NJ soup kitchens are in desperate need of volunteers year-round
🍲 Volunteers are needed year-round at New Jersey's soup kitchens
🍲 There are plenty to choose from across the state
There are about a thousand soup kitchens in New Jersey and all of them need to be staffed with volunteers to run like well-oiled machines.
During Thanksgiving, Christmas, and the holidays, soup kitchens in New Jersey are usually overflowing with volunteers who want to help. All that charitable work is very much welcomed, but what happens when the holidays are over?
It’s not that people don’t want to help or don’t feel charitable, but the number of volunteers drops in the “off months.” But food insecurity does not know the difference between Christmas and a Tuesday in February. Therefore, even now more than ever, volunteers are needed at our state soup kitchens.
Hands of Hope for the Community in Edison is one soup kitchen in the Garden State.
It started in 1993 and for over 30 years, it has been serving food to its community from inside St. James Church on the first and third Saturday of every month from 11 a.m. to 1:30 p.m.
“We provide them with non-perishable food for two weeks along with a hot lunch every day they come and they also get some extras like dog food or cat food if they have pets,” said Stephen Dennis, Director of Development and Technology at Hands of Hope for the Community.
While the number of volunteers has dropped off in the last couple of months following the holidays, the need remains, Dennis said.
“We are always in need of volunteers and demand so far this year is up about 35 percent in terms of clients so we need even more volunteers to meet that need. Without volunteers we don’t work,” Dennis said.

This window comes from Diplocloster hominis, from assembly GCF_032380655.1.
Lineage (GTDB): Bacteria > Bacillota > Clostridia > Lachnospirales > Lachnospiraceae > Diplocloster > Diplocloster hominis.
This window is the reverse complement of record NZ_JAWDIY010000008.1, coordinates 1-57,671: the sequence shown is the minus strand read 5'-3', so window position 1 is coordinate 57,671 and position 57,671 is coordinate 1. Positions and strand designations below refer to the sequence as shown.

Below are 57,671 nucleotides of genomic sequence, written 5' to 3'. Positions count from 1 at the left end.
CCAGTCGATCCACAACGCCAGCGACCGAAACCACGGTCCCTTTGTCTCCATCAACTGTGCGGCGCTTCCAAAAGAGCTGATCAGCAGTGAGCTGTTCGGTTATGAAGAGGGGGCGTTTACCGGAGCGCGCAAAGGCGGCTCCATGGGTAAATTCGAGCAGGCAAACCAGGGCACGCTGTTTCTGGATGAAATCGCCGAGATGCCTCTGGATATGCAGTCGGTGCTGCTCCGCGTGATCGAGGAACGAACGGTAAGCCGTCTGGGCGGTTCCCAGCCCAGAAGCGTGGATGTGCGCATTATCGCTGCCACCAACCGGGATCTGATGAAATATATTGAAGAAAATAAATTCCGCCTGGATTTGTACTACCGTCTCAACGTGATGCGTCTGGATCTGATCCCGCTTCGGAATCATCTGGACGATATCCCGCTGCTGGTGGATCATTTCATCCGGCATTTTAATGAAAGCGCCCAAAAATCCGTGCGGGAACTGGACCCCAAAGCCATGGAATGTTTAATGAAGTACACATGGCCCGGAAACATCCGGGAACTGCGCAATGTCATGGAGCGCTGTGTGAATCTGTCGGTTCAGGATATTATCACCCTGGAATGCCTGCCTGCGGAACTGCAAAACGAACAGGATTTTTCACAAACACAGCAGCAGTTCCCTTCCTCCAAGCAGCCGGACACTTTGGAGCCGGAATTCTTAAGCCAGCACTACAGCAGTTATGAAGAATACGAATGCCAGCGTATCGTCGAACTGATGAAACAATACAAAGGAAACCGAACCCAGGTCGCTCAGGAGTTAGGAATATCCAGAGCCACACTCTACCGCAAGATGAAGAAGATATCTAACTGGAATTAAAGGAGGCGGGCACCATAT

On average, Hands of Hope needs about 40 to 60 volunteers per Saturday, but volunteers are also needed during the week, he said.
Volunteers can sign up here.
Duties depend on a person’s skill set, Dennis explained. Some may be in the kitchen cooking the hot meals, others may be in the pantry sorting donations or you could be packing the bags to be given out to clients. Most volunteers are needed outside because it is a drive-by-food pantry, as well. These volunteers are responsible for loading people’s car trunks with groceries.
Along with a two-week supply of food, a hot lunch will also be served, Dennis said. The soup kitchen’s go-to meal is pasta, meatballs, salad, and bread. But they also do hot and cold sandwiches like meatballs, turkey and cheese, chili, and so much more. In July, they do a fair with hot dogs and hamburgers on the grill.
Dennis said his soup kitchen serves, on average, between 400 and 450 meals every other Saturday, which amounts to 12,000 meals a year. Therefore, the need for volunteers is dire.
The same holds true for Cathedral Kitchen in Camden County. Senior Development Director, Noreen Flewelling said the soup kitchen uses food to change people’s lives.
“Our mission is to help people out of food insecurity and champion their pursuit of stability and prosperity and we do that through a number of programs,” Flewelling said.